Oceanus the Titan Sea God: Mythology & Stories

Instructor: Brittney Clere

Brittney, a National Board Certified Teacher, has taught social studies at the middle school level for 15 years.

When thinking about sea gods in Greek mythology, perhaps the one that comes to mind immediately is Poseidon. But did you know there was a Greek god that ruled before him? In this lesson, you will learn about Oceanus, the Greek god of fresh water.

Who was Oceanus?

Imagine a large half-man, half-serpent with bull horns and wild hair towering over you from the depths of the ocean. Scary right? Well, to the ancient Greeks, it wouldn't have been. This frightening-sounding character was actually one of the most peaceful and gentle souls of all the gods. Oceanus, the god of fresh water, controlled the large backward-flowing river that was believed to encircle the earth in ancient times. From it, sprang all the rivers, seas, springs, and streams of the world.

An ancient world map depicting the great river of Oceanus encircling it.
An ancient world map depicting the great river of Oceanus encircling it.

Meet the Family

Oceanus was a Titan, which means he was of the old generation of gods that reigned before Zeus, and was the first born son of Uranus and Gaea who represented the sky and the earth, respectively. They went on to bear many more Titan gods and goddesses, including Tethys who would later become the wife of Oceanus. (Yes, that's right; she married her brother.)

Unfortunately, Oceanus did not grow up inside a big, happy family. In fact, his mother and some of his siblings were the masterminds of their own father's downfall. Gaea was distraught over the fact that Uranus hated some of their children, the Cyclops (who were one-eyed giants) and the Hectanochires (who had fifty heads and one hundred hands,) and, out of fear, shame, and jealousy, had them locked away in Tartarus, a dreary region of the Underworld.

As some versions of the story remind us, since Gaea was the earth, this meant they were hidden away inside their mother. So out of sadness, and one can assume, great discomfort, she turned to her children for help. Cronus, the youngest son and most cunning, took to the task and attacked his father, and, while his brothers held him down, castrated him. Absent from his father's attack, however, was Oceanus. Proving himself to be a peaceful god, he refused to aid in holding Uranus down and withdrew himself from the conflict.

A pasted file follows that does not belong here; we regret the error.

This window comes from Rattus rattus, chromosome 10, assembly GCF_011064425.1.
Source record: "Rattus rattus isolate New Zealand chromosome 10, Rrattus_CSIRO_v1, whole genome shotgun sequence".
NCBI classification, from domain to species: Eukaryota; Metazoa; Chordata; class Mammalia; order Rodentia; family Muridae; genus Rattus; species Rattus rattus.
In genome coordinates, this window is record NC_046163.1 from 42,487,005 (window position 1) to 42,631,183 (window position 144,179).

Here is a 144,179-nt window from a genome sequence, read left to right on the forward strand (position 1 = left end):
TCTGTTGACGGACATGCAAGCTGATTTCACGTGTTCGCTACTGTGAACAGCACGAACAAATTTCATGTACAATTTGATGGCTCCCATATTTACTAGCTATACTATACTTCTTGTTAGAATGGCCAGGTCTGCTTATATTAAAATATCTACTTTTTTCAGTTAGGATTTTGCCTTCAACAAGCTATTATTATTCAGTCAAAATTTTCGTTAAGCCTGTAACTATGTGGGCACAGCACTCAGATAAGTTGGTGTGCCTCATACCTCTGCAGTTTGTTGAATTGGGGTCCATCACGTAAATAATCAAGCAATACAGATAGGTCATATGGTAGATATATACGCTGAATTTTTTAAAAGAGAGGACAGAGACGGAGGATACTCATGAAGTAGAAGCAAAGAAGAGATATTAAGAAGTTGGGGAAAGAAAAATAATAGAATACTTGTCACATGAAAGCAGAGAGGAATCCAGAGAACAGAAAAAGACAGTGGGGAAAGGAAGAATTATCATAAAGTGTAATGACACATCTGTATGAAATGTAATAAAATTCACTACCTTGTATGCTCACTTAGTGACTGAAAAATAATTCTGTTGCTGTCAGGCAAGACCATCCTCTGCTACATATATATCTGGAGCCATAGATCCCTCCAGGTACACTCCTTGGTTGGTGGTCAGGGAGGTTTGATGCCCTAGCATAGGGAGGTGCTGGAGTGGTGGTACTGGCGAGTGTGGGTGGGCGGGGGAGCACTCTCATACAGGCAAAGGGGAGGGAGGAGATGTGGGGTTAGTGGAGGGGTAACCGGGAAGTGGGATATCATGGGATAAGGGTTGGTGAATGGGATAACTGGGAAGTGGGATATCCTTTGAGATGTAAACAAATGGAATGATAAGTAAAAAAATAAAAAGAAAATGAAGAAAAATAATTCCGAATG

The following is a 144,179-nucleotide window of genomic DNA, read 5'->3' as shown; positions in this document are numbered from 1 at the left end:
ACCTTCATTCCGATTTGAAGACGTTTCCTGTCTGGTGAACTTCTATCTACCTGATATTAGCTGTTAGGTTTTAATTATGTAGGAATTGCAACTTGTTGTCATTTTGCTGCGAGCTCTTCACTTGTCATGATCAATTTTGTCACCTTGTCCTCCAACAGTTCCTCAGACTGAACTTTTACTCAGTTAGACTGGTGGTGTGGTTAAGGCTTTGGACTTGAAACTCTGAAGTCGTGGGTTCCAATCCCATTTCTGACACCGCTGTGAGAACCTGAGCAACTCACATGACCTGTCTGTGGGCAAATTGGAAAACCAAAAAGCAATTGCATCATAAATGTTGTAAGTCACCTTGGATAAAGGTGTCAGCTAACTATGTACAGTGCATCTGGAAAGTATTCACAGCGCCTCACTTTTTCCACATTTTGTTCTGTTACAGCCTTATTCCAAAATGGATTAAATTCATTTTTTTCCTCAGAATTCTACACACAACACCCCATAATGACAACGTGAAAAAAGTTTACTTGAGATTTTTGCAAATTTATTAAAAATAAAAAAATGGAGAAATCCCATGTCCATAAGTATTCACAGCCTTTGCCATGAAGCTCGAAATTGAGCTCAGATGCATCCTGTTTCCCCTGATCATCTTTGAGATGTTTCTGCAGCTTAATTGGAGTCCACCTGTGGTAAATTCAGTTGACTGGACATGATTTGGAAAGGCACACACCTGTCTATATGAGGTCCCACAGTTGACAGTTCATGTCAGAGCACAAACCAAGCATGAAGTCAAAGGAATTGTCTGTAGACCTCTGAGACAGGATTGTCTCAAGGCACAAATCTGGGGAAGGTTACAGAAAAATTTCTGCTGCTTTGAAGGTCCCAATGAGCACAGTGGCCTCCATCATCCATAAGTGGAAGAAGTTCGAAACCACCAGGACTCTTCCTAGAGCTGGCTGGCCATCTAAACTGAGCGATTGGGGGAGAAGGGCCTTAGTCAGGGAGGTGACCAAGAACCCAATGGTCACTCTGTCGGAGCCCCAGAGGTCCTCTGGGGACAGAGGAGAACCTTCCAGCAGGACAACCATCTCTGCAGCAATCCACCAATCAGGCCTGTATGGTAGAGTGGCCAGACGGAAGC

With Uranus now gone, Cronus took control. Cronus named his four brothers who helped him in the attack as the Four Pillars of the Earth. And, while he had not helped, Oceanus was given control of all the world's water. Cronus's power was soon threatened, however, when his own son, Zeus, gathered a new generation of gods together to overthrow him.

This display of karma became known as the Titanomachy, or War of the Titans, and lasted ten years. It ended with Zeus taking control of Mount Olympus and becoming the king of all gods. Just as Oceanus had refused to help Cronus take down his father, he also refused to help him fight against his son. And while he tried to stay out of the fight as much as possible, he did convince his daughter, the River Styx, to become an ally to Zeus. He and Tethys also allowed Hera, the wife of Zeus, to stay with them in their oceanic domain for protection during the decade-long battle.

A drawing of Hera with Oceanus and Tethys.
A drawing of Hera with Oceanus and Tethys.

Oceanus' Reign under Zeus

With Zeus's win, the younger god, Poseidon, was given supreme rule over earth's water. However, due to his loyalty, Oceanus was allowed to continue to rule the kingdom beyond the Pillars of Heracles. Geographically speaking, this refers to the Atlantic and Indian Oceans. Because the skies appear to rise and end in the realm of his kingdom, he was considered the regulator of the heavenly bodies. It was believed that the stars would race across the sky in chariots to Oceanus's kingdom, then race back on the surface of the water to start again the next day.

Married Life

Oceanus and Tethys, known as the mother of the rain clouds, had many children during their time together: six thousand, in fact. The three thousand sons were called Potamoi, and were the river gods. Their daughters were named the Oceanids and were the fresh-water nymphs of all lakes, ponds, and rain clouds. While they rejoiced in their many offspring, they realized that perhaps they were just a little too fertile. The abundance of new water would often lead to floods, so to control the problem, Oceanus and Tethys decided to divorce to prevent themselves from having more children.

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